# What is the use of secant modulus?

Secant modulus is defined as the slope of a line connecting the origin and a specified point (like yield point) in stress-strain diagrams. Instead of elastic modulus, which is the slope of the tangent line at origin, the secant line connects the origin and yield point. But what is the purpose of this method? I know this is used to approximate the behaviour of materials at the nonlinear region, but why do we use secant modulus instead of tangent modulus near the yield point? Tangent near the yield point would probably approximate much better. The secant modulus method seems hugely inaccurate to me.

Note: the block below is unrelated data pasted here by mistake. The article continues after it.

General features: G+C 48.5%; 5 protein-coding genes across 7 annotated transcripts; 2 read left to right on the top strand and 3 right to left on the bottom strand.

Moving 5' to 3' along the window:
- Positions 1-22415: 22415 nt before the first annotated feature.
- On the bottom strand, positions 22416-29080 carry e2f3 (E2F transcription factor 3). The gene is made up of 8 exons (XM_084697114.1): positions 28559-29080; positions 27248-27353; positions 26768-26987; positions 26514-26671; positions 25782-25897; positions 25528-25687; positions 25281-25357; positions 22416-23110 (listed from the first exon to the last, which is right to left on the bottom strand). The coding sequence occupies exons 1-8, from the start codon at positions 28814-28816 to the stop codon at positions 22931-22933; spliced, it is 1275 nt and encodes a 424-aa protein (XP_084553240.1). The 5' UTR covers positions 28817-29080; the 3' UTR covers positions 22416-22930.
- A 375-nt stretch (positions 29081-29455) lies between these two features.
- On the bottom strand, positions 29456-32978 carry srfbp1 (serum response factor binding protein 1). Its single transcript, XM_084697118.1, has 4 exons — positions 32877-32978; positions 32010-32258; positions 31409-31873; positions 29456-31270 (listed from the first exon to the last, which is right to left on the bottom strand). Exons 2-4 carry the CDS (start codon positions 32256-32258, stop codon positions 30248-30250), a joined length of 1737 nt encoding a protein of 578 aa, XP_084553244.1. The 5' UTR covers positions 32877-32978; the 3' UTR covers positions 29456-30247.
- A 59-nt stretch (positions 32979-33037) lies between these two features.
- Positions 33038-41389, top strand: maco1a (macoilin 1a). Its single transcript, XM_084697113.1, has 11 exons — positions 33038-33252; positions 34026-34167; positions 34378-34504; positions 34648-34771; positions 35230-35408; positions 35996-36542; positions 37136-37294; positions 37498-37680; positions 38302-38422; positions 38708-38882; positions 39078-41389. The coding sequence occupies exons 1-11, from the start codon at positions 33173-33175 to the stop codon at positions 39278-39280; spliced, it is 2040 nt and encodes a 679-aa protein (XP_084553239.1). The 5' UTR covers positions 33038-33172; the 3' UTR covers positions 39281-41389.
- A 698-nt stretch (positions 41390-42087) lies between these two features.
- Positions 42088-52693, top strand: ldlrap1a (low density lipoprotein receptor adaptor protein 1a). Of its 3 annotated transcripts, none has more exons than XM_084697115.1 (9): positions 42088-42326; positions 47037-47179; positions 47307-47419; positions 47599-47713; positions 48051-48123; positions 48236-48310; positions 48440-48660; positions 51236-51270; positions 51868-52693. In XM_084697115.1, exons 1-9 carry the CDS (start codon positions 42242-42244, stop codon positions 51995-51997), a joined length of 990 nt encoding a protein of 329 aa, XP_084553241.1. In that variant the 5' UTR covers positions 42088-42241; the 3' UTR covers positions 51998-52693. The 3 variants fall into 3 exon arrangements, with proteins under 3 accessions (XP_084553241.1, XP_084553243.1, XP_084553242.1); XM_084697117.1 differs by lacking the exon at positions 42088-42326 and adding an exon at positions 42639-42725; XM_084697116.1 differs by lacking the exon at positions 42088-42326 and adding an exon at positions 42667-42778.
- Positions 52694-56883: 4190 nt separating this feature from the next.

• How do you plan on defining yield point in order to decide what the tangent modulus at it is? (Especially with materials with a gradual roll-off and no pronnounced knee.) Secant modulus provides you with an 'average' behaviour across a region of interest (provided you define your point appropriately). On your diagram, assuming your structure is working in the zero to A region, doing linear elastic calcs using Es will in most cases get you a closer-to-true deflection than using tangent E at A, or tangent E at zero, or tangent E at elastic limit. It's just a convenient pragmatic approximation. – achrn Oct 13 '20 at 15:18